Congress Passes Legislation to Prevent Online Sex Trafficking

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What just happened?

Last week, the U.S. Senate passed the Stop Enabling Sex Traffickers Act (SESTA), legislation intended to limit online sex trafficking. A similar bill, the Allow States and Victims to Fight Online Sex Trafficking Act (FOSTA), was passed last month in the House, and President Trump is expected to sign it into law.

What does the new law do?

Content on the internet remained almost wholly unregulated until the passage of the the Telecommunications Act of 1996. This act created the first major changes to the Communications Act of 1934, a law that allows the federal government to regulate wire and radio communication. Included in the Telecommunications Act is the Communications Decency Act of 1996, which attempted to regulate the exposure of indecent and obscene material directed toward children.

The effectiveness of the Decency Act, though, has been undermined because the law has been interpreted to say that “operators of internet services” (such as websites) are not to be legally liable for the words of third parties who use their services.

The new legislation amends that law to specify that the Decency Act does not prevent websites from being subjected to civil action or criminal prosecution under state or federal criminal or civil laws relating to sex trafficking of children or sex trafficking by force, fraud, or coercion (hereafter, “sex trafficking”).

Additionally, the legislation amends the federal criminal code to specify that the violation for benefiting from “participation in a venture” engaged in sex trafficking includes knowingly assisting, supporting, or facilitating the violation. The bill also allows state attorneys general to bring civil actions in U.S. district courts on behalf of the state’s residents if the attorney general believes an interest of the residents has been or is threatened or adversely affected by any person who knowingly participates in sex trafficking.

Why is this law needed?

For the past few decades, websites that post classified ads have been allowed to advertise prostitution with near impunity. This has been especially true of Backpage.com, the world’s largest classified ad company,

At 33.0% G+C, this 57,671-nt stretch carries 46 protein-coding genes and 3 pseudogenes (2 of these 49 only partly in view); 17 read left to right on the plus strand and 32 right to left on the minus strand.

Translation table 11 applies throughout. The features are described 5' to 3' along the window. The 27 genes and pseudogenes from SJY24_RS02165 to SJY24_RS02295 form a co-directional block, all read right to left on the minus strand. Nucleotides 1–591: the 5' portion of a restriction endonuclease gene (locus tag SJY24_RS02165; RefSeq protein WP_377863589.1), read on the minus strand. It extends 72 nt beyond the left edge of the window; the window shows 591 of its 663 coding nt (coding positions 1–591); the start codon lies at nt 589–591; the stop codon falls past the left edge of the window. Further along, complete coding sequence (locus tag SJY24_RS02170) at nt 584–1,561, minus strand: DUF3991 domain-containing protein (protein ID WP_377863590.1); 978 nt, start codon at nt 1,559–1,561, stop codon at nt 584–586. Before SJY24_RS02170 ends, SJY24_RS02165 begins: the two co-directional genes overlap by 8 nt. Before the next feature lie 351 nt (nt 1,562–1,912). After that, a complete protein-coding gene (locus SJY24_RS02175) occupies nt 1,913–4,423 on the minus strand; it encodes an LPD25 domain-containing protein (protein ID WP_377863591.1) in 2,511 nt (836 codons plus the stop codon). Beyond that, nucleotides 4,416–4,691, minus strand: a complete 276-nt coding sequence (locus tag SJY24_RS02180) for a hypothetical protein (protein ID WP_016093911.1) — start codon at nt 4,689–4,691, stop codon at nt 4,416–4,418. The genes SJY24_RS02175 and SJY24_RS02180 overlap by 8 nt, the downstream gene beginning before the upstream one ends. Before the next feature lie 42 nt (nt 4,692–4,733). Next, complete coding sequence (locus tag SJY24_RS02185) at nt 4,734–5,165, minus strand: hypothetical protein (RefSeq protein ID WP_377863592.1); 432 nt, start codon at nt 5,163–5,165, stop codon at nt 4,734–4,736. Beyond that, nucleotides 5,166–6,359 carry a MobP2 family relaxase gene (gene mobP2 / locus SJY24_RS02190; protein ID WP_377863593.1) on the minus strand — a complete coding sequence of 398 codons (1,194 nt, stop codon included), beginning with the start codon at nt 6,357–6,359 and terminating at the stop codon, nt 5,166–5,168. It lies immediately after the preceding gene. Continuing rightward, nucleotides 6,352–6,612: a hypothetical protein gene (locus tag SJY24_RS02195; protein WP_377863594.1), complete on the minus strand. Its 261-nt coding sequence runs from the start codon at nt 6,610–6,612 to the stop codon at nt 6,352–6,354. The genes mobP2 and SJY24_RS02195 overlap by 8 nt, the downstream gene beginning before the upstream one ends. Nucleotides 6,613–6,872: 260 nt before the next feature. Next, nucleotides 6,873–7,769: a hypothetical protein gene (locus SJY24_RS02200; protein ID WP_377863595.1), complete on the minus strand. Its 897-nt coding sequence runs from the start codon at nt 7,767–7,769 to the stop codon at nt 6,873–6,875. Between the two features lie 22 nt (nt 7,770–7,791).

“Many assume sex trafficking is restricted to the darkest corners of the internet,” Gaye Clarke wrotes in 2016. “The online classified ad company ‘Backpage,’ however, has become the Walmart of sex trafficking and prostitution. For a modest fee, traffickers can post sex ads of women and children they control with force or fraud.”

According to Dawn Hawkins, executive director for the National Center on Sexual Exploitation, Backpage posts 1 million sex ads a day. And the National Center for Missing and Exploited Children (NCMEC) told a Senate subcommittee that 71 percent of all suspected child sex trafficking cases have a link to Backpage.

When challenged in state courts, Backpage has repeatedly prevailed based on the interpretation that the Decency Act protects them from prosecution for the criminal wrongdoing of their customers. The new law will expose companies like Backpage to criminal and civil liability, thus encouraging them to refrain from accepting ads and other content related to sex trafficking.

What are the arguments against the new law?

There are three primary arguments made by critics of the law. The first is that it will hinder a “free and open internet” by “encouraging platforms to implement censorship tools that will almost certainly end up shutting down some protected speech as collateral damage.” As the Electronic Frontier Foundation says, the law will make the Internet a “less inclusive place.”

While this may be true, it’s hard to see what is gained by making the web more inclusive of pimps, pedophiles, and slave traders. The benefit of protecting vulnerable children and women from exploitation far outweighs any concerns about limiting obscene speech.

The second argument is that the law will make it more difficult for “non-trafficked” prostitutes to vet their johns. But with the exception of 12 counties in Nevada, prostitution is illegal throughout the United States. Why should we hinder our efforts to protect thousands from sexual slavery in order to make it marginally safer for a small group to engage in illegal activity?

The third and most reasonable argument against the law is that, as Alexandra F. Levy, a professor at the University of Notre Dame who specializes in anti-trafficking, says, it will “force sites like Backpage to censor their content, taking the crimes underground and making it harder to find victims.” But this criticism overestimates the effectiveness of having sites like Backpage keep trafficking in the “open.”

As law enforcement has often testified, Gaye Clarke notes, Backpage frequently takes action to hinder the police, such as removing ads posted in connection with sting operations. The company has also encouraged their customers to use anonymous payment methods, making it virtually impossible to trace to traffickers. Law enforcement is also only able to rescue a handful of victims advertised on sites like Backpage while thousands are allowed to remain on the public auction block each day.

Will the new law be effective?

Even though President Trump has not signed the bill into law, it’s already encouraging websites to change their policies.

Reddit—known as the “front page” of the internet—barred several prostitution-related forums hours after the Senate passed the bill. And on Friday, Craigslist shut down the portion of its website that allows individuals to seek encounters with strangers. Over the next few weeks, we are likely to see many other websites that facilitated trafficking make similar changes.

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